This story is part of an ongoing partnership between Black Food Folks and Resy.
Yvonne Maxwell is a documentary photographer and writer based in London. She can be found on Instagram at @passthedutchpot. Her words follow.
As you exit Peckham Rye station, the sheer number of people that would never cross the invisible partition separating Rye Lane and Blenheim Grove feels remarkable – a partition that separates us from them. These people partake in the everyday segregation that exists in the food world, as they seldom question why their curiosities never seem to steer them to the many West African restaurants and eateries in a predominantly Black area.
It’s a trend that repeats itself in Brixton, an area historically known for being the epicentre for Black communities within the UK. The neighbourhood is soundtracked by evangelists and Black Hebrew Israelites with megaphones, incense sellers and buskers hoping for their big break, and Black aunties haggling at various stalls along Brixton Market as they try to negotiate a more acceptable price for the yam, chocho, and sweet potato they intend on using in their Saturday soup.
The paved roads of Electric Avenue tell the stories of so many Black people. Take a right at the Healthy Eaters, and pray that you catch a whiff of their famous Jamaican patties and hard dough bread as you turn left into Brixton Village – Market Row. A short walk down the concrete walkway and you arrive at Chishuru, a West African-influenced restaurant headed up by Nigerian chef and owner, Adejoké ‘Joké’ Bakare.
I was first introduced to Joké when she wrote a newsletter on yaji for Vittles, shortly before opening Chishuru in Brixton Market. Joké builds on the foundations of West African ingredients such as iru, egusi, banga, Grains of Selim and yaji; transporting them into new forms and introducing diners to the variety of West African produce. The constantly evolving menu is a testament to the breadth of food from this region, a source of inspiration for her.
There is something culturally beautiful and significant about Chishuru and Joké’s comfort in the execution of her craft. When translated from Hausa to English, “chishuru” literally means “eat silent”, and Joké delivers on this promise, giving diners moments of pause and reflection with each dish. Joké’s space showcases the value of West African produce and creativity, and looks to communicate this first to fellow Africans, and secondarily to the wider world.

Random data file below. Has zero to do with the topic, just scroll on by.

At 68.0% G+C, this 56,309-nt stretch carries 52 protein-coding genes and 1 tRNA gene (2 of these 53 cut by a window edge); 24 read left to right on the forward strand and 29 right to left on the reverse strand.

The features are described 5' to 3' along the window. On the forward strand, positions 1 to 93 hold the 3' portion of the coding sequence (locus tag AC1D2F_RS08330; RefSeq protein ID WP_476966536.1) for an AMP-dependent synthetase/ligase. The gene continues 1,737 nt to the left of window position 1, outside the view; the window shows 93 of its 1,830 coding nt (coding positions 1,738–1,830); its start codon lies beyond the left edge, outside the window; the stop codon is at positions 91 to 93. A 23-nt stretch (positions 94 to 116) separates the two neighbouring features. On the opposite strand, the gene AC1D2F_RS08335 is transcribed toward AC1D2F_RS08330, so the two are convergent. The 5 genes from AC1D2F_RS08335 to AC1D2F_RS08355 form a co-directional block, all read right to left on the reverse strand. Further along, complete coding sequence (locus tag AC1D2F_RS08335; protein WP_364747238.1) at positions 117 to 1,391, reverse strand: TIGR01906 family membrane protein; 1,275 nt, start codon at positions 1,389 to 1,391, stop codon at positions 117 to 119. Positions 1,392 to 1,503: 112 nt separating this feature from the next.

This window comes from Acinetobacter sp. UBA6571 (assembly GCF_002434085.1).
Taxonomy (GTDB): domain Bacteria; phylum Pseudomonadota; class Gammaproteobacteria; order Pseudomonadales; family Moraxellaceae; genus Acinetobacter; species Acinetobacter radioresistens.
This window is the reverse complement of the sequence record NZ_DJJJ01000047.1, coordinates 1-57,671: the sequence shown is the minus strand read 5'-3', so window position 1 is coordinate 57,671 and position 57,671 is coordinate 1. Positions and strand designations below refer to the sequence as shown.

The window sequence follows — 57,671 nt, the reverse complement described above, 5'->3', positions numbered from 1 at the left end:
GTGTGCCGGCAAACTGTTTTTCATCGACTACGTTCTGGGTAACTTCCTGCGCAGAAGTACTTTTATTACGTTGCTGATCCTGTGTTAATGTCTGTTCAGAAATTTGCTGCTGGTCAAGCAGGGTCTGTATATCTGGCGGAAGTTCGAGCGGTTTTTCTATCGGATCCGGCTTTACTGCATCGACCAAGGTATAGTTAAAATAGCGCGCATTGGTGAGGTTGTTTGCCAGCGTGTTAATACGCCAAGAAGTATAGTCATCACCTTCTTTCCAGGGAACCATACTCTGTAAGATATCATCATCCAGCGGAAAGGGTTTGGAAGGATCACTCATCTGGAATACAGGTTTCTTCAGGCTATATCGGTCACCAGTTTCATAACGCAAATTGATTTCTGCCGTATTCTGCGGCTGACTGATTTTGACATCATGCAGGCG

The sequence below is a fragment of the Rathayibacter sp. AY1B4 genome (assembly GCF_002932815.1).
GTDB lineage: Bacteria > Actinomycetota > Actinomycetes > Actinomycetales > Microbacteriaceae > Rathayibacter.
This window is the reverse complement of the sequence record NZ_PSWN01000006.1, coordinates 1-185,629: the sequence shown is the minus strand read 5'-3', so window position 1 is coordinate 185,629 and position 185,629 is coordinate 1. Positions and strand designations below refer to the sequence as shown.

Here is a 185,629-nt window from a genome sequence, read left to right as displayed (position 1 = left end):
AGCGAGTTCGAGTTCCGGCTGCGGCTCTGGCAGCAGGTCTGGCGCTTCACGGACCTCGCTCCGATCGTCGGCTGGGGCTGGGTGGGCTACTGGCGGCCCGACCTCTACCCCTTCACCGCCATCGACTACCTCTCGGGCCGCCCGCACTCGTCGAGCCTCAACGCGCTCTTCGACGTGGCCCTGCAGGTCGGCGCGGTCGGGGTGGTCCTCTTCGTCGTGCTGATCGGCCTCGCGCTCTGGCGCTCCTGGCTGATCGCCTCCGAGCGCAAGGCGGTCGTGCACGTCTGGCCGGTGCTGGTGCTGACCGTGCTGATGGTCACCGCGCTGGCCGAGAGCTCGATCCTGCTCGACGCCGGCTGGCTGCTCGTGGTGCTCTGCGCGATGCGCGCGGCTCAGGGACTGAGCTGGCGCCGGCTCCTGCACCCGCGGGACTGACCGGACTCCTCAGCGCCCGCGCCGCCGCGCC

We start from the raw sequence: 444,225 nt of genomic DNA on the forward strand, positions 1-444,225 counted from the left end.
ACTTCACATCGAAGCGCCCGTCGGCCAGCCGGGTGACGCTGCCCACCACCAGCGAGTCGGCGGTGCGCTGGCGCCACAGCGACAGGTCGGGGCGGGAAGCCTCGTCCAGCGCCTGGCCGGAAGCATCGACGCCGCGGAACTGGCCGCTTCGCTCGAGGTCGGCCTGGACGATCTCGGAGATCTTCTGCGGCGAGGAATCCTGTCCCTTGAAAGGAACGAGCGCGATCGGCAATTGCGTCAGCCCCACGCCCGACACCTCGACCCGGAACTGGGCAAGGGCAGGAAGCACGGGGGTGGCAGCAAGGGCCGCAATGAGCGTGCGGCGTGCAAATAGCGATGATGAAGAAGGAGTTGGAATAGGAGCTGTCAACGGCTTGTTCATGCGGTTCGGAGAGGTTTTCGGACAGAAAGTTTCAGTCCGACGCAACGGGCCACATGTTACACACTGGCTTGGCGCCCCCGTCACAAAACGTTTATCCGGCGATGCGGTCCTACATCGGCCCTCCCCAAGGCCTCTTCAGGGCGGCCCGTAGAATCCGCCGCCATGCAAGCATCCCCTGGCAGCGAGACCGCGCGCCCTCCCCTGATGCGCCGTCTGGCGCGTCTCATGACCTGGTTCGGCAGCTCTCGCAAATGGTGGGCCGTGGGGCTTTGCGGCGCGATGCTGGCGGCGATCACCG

Having dined at Chishuru myself on several occasions, I have observed a type of hesitancy among white and non-Black visitors that frequent Brixton more increasingly due to the aggressive level of gentrification in the area.
Non-Black visitors approach the menu board outside of the restaurant and as they skim through, trailing down a list of unfamiliar words and ingredients; they slowly back away, faces plastered with an uncomfortable expression. There is a ‘this is for us…and that is for them’ attitude that walks through Brixton Village and accompanies would-be diners. The hierarchy of experiences and cultures, be it unspoken, is always looming in the back of the mind.
The lack of curiosity is a cloak for the discomfort some non-Black people feel when put in a space that is not 100% focused on them or playing their favourite standards. The reality is that when you are used to dictating what is valuable, seeing someone assert and possess value in something outside of your set parameters can be jarring to one’s worldview. Choosing where to eat is no exception, as comfort plays a huge role in the continued segregation on display when an establishment is Black owned, Black fronted, and Black facing.
In metropolitan London and its gentrified spaces, it would be easy to hold onto the idea of the city being a rich cultural melting pot. Many people draw comfort in the thought that they are part of a multicultural safe haven; and while this may seem true to some degree (and for some people), there is still an unseen segregation behind this facade. It’s a segregation that lives in the minds of every person, from the commuter to the diner.
At the root of this segregation is the evolution of an anti-Blackness in the UK that has led to apathy and inaction, and which forms the basis of the value system that everything has been built upon. It is a point-blank rejection or refusal to engage with Blackness, Black spaces and Black culture, and, aside from when it is being appropriated, the Black experience is often unseen. In discussing the idea of value, we need to unpack the hierarchy of global cuisine, and address the fact that Black foodways are often overlooked and undervalued, an attitude that is ultimately steeped in a place of distrust and intolerance – and one that Black people who have called the UK home for centuries are all too familiar with.
Simultaneously, for decades, Black food spaces have been a part of Black resistance movements in the UK, evidenced by the prominence of The Mangrove in Notting Hill, which served as a hub for Black civil rights activists, radicals and social justice leaders in the late 1960s. These spaces have always existed to cater to the needs of their community, providing a place for expression, communion and enjoyment in the face of existing in an anti-Black society – the joy provided is in itself an act of resistance.
Through servicing their varied diasporic customers, the Black food establishment engenders a feeling of familiarity and connects these Black people to the idea of belonging. There is safety in belonging. These spaces have been curated to look, feel and sound like ‘back home’.
Yvonne Maxwell is a documentary photographer and writer based in London. Follow her on Instagram.